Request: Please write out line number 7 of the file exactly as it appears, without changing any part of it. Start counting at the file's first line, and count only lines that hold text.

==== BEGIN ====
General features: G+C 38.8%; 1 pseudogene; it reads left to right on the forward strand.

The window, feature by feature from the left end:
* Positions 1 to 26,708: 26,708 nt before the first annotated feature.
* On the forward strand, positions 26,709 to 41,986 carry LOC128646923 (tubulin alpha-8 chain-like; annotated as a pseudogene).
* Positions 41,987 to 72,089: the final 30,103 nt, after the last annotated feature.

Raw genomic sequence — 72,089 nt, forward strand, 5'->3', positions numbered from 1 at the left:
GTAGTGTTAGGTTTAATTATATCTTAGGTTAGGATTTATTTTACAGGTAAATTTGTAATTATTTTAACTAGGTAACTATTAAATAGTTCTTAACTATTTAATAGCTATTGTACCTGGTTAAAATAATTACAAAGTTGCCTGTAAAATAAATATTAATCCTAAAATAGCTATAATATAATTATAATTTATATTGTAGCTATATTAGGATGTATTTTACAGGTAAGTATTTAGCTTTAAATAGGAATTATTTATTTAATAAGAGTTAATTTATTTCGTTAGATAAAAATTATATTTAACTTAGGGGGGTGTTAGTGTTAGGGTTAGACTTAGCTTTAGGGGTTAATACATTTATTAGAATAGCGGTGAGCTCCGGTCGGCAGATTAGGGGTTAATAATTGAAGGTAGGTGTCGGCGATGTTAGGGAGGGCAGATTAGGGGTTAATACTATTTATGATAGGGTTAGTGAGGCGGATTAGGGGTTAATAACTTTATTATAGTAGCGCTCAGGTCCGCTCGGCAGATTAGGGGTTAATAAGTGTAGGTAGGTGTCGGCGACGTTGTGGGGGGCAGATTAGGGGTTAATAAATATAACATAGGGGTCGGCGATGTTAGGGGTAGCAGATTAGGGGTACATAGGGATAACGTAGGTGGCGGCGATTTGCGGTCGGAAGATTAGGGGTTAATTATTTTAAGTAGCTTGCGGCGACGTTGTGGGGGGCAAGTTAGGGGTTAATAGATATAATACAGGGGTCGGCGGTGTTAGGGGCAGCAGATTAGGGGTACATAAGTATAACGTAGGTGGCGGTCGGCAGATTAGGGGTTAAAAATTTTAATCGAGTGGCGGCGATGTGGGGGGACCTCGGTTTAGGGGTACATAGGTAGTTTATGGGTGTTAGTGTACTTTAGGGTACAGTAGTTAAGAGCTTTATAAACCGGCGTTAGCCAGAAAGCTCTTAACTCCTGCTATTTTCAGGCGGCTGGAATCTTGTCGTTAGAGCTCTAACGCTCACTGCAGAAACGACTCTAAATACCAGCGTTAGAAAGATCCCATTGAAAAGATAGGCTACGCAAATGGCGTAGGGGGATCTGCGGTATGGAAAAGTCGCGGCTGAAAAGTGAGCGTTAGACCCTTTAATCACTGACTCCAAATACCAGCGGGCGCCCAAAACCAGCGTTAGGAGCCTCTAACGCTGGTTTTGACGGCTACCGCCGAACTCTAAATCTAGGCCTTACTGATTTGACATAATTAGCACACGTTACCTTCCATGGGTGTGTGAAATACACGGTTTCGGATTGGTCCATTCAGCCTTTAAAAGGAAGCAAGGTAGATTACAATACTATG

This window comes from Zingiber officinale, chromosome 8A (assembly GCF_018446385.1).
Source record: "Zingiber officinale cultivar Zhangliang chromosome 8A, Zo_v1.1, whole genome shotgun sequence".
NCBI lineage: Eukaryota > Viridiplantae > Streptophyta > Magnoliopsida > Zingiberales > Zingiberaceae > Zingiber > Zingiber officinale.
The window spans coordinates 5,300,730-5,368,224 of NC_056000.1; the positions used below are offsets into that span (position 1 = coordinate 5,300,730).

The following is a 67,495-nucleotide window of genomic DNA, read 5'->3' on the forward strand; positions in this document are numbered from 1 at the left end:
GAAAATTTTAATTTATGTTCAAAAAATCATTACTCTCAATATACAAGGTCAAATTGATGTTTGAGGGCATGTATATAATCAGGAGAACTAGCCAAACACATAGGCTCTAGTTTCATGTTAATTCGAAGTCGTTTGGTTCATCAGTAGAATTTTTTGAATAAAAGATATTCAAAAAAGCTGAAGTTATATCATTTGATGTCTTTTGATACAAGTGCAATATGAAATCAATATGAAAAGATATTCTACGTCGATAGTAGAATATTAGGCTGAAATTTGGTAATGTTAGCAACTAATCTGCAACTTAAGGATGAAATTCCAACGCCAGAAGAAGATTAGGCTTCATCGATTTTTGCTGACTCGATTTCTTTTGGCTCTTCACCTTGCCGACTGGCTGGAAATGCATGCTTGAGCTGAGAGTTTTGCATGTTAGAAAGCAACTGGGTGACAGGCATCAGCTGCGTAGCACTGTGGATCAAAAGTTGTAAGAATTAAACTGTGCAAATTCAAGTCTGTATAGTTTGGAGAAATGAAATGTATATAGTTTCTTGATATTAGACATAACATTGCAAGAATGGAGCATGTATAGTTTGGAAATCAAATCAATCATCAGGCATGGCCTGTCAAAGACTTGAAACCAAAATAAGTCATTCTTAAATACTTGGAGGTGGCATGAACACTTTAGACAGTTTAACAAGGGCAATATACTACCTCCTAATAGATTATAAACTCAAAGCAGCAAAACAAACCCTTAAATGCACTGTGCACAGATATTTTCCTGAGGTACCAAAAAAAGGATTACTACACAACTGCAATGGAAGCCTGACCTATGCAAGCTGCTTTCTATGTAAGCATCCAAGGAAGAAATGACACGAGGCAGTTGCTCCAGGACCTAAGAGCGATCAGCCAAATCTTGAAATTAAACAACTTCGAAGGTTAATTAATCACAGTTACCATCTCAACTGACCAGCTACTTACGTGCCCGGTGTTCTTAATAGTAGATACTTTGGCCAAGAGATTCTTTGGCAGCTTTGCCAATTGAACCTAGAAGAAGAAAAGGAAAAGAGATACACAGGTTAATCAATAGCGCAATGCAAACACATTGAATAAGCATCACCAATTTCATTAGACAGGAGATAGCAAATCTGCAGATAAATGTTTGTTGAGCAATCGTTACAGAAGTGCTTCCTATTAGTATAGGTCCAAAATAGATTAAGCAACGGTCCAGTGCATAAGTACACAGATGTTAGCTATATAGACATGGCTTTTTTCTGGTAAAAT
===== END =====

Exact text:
GTAGTGTTAGGTTTAATTATATCTTAGGTTAGGATTTATTTTACAGGTAAATTTGTAATTATTTTAACTAGGTAACTATTAAATAGTTCTTAACTATTTAATAGCTATTGTACCTGGTTAAAATAATTACAAAGTTGCCTGTAAAATAAATATTAATCCTAAAATAGCTATAATATAATTATAATTTATATTGTAGCTATATTAGGATGTATTTTACAGGTAAGTATTTAGCTTTAAATAGGAATTATTTATTTAATAAGAGTTAATTTATTTCGTTAGATAAAAATTATATTTAACTTAGGGGGGTGTTAGTGTTAGGGTTAGACTTAGCTTTAGGGGTTAATACATTTATTAGAATAGCGGTGAGCTCCGGTCGGCAGATTAGGGGTTAATAATTGAAGGTAGGTGTCGGCGATGTTAGGGAGGGCAGATTAGGGGTTAATACTATTTATGATAGGGTTAGTGAGGCGGATTAGGGGTTAATAACTTTATTATAGTAGCGCTCAGGTCCGCTCGGCAGATTAGGGGTTAATAAGTGTAGGTAGGTGTCGGCGACGTTGTGGGGGGCAGATTAGGGGTTAATAAATATAACATAGGGGTCGGCGATGTTAGGGGTAGCAGATTAGGGGTACATAGGGATAACGTAGGTGGCGGCGATTTGCGGTCGGAAGATTAGGGGTTAATTATTTTAAGTAGCTTGCGGCGACGTTGTGGGGGGCAAGTTAGGGGTTAATAGATATAATACAGGGGTCGGCGGTGTTAGGGGCAGCAGATTAGGGGTACATAAGTATAACGTAGGTGGCGGTCGGCAGATTAGGGGTTAAAAATTTTAATCGAGTGGCGGCGATGTGGGGGGACCTCGGTTTAGGGGTACATAGGTAGTTTATGGGTGTTAGTGTACTTTAGGGTACAGTAGTTAAGAGCTTTATAAACCGGCGTTAGCCAGAAAGCTCTTAACTCCTGCTATTTTCAGGCGGCTGGAATCTTGTCGTTAGAGCTCTAACGCTCACTGCAGAAACGACTCTAAATACCAGCGTTAGAAAGATCCCATTGAAAAGATAGGCTACGCAAATGGCGTAGGGGGATCTGCGGTATGGAAAAGTCGCGGCTGAAAAGTGAGCGTTAGACCCTTTAATCACTGACTCCAAATACCAGCGGGCGCCCAAAACCAGCGTTAGGAGCCTCTAACGCTGGTTTTGACGGCTACCGCCGAACTCTAAATCTAGGCCTTACTGATTTGACATAATTAGCACACGTTACCTTCCATGGGTGTGTGAAATACACGGTTTCGGATTGGTCCATTCAGCCTTTAAAAGGAAGCAAGGTAGATTACAATACTATG